Whether you’re jogging along the scenic paths of the Karura Forest or taking a brisk walk under its beautiful green foliage or even slowly strolling through its tranquil setting to ensure every oxgen-craved pulmonary capillary in your lungs are filled with air so fresh, it makes the daily Nairobi smog seem like, for the lack of a better word, hell – even a fleeting five minutes in one of Nairobi’s urban forests will inspire you to set aside time in your busy schedule for your next forest walk.
It’s not a secret. Spending time in natural, green environments promotes therapeutic effects on the human mind, body and soul. The Japanese for centuries have known of the forest’s impact on one’s well-being. In an effort to ensure that future generations would not lose their appreciation for Mother Nature thanks to rapid urbanization in Japanese communities, in 1982 the Japanese government introduced Shinrin Yoku or “forest bathing,” to encourage the population to take regular walks in forests – natural therapy centers – to improve one’s health and happiness. It’s not by coincidence that the Japanese live longer than anyone else in the world.
In 2010, researchers from the Finnish Forest Research institute found that being in natural and green settings reduced stress, improved moods, reduced anger and aggressiveness and strengthened our immune systems by increasing the number of natural killer cells that destroy cancer cells. For children with Attention Deficit Hyperactivity Disorder (ADHD), researchers found their symptoms were reduced when they played in green settings.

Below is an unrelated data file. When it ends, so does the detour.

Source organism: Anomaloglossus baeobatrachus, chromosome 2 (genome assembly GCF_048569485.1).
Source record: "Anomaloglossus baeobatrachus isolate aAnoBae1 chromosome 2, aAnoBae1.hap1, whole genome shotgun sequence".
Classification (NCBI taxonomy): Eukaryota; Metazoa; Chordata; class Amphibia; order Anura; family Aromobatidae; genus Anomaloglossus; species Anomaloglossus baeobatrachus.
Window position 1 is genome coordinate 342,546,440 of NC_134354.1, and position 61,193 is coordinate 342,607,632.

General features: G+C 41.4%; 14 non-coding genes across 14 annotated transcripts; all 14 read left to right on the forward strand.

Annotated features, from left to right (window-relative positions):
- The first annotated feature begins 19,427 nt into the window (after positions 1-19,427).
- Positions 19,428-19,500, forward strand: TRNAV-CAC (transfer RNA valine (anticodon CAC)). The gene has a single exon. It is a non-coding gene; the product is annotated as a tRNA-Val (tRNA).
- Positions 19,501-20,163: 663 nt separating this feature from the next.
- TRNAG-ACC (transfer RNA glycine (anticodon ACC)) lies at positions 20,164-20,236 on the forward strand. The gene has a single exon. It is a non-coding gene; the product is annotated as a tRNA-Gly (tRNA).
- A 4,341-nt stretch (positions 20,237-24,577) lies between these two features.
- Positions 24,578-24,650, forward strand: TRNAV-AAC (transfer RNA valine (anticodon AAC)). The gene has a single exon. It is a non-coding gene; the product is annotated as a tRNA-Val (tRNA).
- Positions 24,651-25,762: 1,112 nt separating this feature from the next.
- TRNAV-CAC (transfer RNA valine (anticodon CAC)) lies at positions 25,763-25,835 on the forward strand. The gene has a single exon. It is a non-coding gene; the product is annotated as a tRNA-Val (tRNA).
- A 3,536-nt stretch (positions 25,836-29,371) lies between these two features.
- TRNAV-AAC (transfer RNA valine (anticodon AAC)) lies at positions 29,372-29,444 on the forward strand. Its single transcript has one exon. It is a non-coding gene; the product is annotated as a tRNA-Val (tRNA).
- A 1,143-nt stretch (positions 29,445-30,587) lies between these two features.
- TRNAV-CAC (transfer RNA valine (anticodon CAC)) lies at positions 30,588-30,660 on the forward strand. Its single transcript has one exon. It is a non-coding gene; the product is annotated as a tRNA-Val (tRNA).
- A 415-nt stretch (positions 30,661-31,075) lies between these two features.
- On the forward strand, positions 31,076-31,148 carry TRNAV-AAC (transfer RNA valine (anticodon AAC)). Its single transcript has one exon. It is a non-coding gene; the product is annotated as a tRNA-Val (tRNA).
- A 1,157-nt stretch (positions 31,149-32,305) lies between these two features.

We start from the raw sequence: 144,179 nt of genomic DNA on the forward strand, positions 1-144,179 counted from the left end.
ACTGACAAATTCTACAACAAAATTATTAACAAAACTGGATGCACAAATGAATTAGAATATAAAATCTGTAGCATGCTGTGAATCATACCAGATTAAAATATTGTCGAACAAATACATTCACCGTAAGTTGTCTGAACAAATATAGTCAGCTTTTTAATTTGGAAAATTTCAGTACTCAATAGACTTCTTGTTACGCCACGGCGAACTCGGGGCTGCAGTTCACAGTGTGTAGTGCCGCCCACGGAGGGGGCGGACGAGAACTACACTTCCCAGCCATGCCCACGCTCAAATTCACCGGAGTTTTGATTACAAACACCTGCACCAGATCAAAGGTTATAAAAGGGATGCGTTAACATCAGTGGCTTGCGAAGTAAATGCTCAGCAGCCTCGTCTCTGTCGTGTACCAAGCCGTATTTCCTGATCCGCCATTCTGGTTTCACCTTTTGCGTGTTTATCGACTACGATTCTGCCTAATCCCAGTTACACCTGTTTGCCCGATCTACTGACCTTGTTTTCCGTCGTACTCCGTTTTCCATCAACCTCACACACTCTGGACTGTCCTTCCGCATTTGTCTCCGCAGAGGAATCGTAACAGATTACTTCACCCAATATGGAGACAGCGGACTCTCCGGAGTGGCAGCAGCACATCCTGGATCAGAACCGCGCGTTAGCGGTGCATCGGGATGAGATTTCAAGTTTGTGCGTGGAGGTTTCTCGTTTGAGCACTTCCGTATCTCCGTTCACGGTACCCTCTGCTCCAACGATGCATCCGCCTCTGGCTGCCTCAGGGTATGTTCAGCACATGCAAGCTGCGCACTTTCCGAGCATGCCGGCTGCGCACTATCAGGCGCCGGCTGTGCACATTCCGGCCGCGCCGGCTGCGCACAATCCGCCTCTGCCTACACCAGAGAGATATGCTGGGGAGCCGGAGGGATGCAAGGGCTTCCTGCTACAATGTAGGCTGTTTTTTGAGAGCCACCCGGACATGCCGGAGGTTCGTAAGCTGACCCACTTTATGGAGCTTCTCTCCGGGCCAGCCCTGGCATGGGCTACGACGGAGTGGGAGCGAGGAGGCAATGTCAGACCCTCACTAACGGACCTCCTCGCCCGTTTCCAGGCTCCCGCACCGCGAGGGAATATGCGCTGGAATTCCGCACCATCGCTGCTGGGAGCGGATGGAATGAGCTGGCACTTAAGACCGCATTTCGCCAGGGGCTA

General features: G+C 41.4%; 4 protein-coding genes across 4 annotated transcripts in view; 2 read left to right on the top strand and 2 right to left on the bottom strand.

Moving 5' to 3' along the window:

Urbanized living is stressful, and it has become increasingly clear that as humans, we are simply not suited for that in the long term. We were designed to thrive in natural environments, and perhaps it’s this intrinsic link to Mother Nature that results in our urge to spend time in green spaces and crave for fresh, un-polluted air.
Every time I visit Karura Forest. Depending on the season, rainfall and time of day, the scents of the indigenous trees, plants, herbs, flowers; and the sights and sounds of the forest, exert a different therapeutic effect.
With its gentle rolling landscape and shallow valleys, stunning 50ft waterfall, exotic bamboo forest, and historic Mau Mau caves once used as hideouts during the struggle for the nation’s independence; Karura Forest is the ideal place to rest your mind, tap into your spiritual side and burn off some calories.
The proper trails and clear signage throughout the forest makes it easy to navigate and also ensures that a walk through Karura Forest is a very safe activity. Occasionally, you may be entertained by some 200 species of wildlife, and with most plant species visibly labelled, even a quick pit-stop to catch your breath can turn into an educational tutorial that even young children will find interesting.
FAMILY FUN AT KARURA FOREST
Kids & Parents Magazine together with Capital Kids organized a family outing that left parents and children feeling engergized and fit, Saturday. The Treasure Hunt saw teams of families explore Karura Forest, some for the very first time, and enjoy a day filled with fun.
In case you’ve missed it, check out some of the adventurous moments: